Nevertheless, Manges and others have found that strains on meat match strains found in UTIs. Because of the difficulty in tracing UTIs, that evidence is not as ironclad as the evidence for antibiotics use and antibiotic-resistant food poisoning. With routine surveillance of UTIs though, epidemiologists could get a better handle of not only resistant bacteria that come from meat—but also other sources like drinking water or travel or family members being in the hospital. But that surveillance doesn’t happen. “There’s no organized infrastructure to get a good handle about resistance rates across communities,” says Kalpana Gupta, an infectious disease specialist at Boston University.

When patients walk in with UTIs, doctors will often hand out antibiotics without doing a urine culture. Growing the bacteria takes two days—testing for antibiotic-resistance a third—and by that time the patient is usually on the mend already. The fact that the women in Philadelphia got tested was unusual. The fact that her sample was tested against colistin even more so. As Gupta says, “Colistin is not something we would even use to treat UTIs.” (Resistance to another class of antibiotics triggered that extra test in this case.)

The Centers for Disease Control and Prevention is now following up with the woman in Philadelphia to find out she ended up with that colistin-strain of E. coli, which has never been found in the US before. Her infection was fortunately not resistant to all antibiotics. But what makes the colistin-resistance gene mcr-1 so worrisome is that it’s on a small loop of DNA that different bacteria easily swap back and forth. Someday, another bacteria already immune to all other antibiotics will pick up mcr-1, too. It’s only a matter of time.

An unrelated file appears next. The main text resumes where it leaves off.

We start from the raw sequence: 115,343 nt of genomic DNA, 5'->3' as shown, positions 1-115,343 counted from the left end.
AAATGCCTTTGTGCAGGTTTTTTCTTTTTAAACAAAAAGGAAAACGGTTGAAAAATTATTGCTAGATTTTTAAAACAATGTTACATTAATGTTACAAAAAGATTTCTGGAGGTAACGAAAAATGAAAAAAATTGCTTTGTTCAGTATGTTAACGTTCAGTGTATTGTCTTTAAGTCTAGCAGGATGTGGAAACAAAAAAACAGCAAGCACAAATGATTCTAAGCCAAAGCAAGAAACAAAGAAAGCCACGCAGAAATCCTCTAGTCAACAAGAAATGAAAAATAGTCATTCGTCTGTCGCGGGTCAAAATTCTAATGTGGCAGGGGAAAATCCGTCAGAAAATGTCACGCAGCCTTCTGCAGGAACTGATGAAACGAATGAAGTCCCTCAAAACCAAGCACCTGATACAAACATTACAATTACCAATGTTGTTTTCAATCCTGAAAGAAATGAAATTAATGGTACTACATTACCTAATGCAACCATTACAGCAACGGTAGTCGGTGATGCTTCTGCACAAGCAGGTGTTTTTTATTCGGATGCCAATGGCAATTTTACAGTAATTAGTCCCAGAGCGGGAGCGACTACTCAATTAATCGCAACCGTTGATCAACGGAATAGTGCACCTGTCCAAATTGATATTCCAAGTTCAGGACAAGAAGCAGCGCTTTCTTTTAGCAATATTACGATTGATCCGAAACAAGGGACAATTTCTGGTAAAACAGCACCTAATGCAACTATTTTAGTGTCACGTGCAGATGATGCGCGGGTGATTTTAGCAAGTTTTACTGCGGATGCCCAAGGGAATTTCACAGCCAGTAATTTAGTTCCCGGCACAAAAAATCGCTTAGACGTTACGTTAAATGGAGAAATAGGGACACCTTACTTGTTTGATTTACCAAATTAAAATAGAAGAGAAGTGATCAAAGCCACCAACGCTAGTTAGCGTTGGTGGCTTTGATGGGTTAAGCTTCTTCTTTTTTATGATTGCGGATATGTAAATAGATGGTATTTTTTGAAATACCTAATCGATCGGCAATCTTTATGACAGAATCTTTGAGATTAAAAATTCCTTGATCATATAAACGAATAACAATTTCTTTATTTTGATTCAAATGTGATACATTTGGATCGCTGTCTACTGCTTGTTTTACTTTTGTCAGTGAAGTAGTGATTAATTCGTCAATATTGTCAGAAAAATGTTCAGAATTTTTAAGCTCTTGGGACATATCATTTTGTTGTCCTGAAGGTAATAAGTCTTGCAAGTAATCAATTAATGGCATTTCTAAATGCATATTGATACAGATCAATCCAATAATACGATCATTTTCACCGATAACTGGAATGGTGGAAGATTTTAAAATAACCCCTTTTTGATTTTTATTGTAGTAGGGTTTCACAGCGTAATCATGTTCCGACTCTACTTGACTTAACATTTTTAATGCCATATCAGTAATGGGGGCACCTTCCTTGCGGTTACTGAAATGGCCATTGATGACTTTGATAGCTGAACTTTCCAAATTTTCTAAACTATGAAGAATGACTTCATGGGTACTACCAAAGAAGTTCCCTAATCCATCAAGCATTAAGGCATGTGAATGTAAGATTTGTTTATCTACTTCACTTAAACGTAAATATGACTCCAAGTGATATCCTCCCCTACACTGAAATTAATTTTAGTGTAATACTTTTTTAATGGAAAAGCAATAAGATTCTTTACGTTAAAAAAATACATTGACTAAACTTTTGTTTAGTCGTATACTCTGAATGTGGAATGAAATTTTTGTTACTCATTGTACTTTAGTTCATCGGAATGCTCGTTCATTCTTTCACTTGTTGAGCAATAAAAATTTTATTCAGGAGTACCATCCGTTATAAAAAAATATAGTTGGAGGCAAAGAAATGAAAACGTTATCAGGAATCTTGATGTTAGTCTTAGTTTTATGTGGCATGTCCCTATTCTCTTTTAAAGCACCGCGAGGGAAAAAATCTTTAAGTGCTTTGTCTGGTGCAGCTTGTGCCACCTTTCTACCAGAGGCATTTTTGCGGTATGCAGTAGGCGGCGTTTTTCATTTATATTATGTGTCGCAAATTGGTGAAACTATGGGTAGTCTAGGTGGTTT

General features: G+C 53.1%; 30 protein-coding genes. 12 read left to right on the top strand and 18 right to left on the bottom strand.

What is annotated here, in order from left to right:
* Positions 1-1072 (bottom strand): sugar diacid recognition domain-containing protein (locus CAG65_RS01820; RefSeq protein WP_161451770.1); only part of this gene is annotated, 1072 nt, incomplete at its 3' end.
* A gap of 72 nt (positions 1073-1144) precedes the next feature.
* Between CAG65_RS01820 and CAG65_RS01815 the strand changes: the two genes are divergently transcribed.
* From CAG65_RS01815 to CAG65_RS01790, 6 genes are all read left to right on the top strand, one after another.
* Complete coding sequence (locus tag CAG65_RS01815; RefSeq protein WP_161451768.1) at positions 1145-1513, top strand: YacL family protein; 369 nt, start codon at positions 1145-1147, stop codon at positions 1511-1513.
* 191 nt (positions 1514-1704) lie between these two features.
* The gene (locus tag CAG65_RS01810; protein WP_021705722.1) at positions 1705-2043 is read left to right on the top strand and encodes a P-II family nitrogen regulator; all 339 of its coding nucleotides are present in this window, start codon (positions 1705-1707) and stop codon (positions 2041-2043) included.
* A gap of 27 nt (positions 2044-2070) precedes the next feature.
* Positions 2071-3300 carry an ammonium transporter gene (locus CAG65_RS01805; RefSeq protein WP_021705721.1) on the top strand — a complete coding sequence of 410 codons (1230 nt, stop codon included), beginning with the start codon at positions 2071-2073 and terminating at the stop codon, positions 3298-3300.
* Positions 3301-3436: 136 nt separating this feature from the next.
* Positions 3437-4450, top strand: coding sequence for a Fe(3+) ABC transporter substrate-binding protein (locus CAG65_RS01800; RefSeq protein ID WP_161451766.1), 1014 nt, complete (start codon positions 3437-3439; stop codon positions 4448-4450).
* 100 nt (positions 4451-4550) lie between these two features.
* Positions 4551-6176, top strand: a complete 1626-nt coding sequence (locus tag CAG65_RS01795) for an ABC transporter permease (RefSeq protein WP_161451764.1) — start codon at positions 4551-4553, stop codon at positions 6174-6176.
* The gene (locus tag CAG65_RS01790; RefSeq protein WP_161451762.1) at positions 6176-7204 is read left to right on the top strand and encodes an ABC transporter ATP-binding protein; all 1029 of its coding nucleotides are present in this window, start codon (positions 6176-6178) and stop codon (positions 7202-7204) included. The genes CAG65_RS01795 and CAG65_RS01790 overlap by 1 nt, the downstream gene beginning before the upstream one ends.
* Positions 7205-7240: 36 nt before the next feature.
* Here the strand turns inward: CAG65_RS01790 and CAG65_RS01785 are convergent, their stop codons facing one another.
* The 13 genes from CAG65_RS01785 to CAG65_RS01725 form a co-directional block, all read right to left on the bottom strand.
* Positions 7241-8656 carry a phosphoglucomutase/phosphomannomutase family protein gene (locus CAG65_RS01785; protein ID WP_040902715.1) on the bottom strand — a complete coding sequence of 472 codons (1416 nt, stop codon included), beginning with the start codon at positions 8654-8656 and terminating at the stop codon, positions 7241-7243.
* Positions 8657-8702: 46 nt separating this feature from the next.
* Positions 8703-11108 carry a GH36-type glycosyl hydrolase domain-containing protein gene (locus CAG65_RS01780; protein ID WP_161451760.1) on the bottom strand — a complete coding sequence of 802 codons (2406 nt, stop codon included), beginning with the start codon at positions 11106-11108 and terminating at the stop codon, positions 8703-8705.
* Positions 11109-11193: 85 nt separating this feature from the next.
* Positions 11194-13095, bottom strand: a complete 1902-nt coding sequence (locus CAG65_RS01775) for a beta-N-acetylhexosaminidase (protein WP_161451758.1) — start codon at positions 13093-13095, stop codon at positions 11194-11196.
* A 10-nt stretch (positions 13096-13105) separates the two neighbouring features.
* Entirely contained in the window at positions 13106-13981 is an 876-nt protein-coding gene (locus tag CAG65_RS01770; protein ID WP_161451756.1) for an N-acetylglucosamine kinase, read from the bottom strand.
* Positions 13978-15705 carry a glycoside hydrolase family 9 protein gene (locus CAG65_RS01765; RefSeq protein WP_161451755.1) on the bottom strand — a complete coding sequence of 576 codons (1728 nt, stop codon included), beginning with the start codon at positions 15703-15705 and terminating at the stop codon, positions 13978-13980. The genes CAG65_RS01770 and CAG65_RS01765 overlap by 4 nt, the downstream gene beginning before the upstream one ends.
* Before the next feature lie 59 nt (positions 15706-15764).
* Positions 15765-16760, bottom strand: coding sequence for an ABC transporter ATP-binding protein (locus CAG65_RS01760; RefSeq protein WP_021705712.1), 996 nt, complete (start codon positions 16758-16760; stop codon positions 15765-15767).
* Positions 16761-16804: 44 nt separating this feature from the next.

The wider the surveillance net though, the more quickly we’ll find it.

A one thousand year old Anglo-Saxon remedy for eye infections which originates from a manuscript in the British Library has been found to kill the modern-day superbug MRSA in an unusual research collaboration at The University of Nottingham.

Dr Christina Lee, an Anglo-Saxon expert from the School of English has enlisted the help of microbiologists from University’s Centre for Biomolecular Sciences to recreate a 10th century potion for eye infections from Bald’s Leechbook an Old English leatherbound volume in the British Library, to see if it really works as an antibacterial remedy. The Leechbook is widely thought of as one of the earliest known medical textbooks and contains Anglo-Saxon medical advice and recipes for medicines, salves and treatments.

Early results on the ‘potion’, tested in vitro at Nottingham and backed up by mouse model tests at a university in the United States, are, in the words of the US collaborator, “astonishing”. The solution has had remarkable effects on Methicillin-resistant Staphylococcus aureus (MRSA) which is one of the most antibiotic-resistant bugs costing modern health services billions.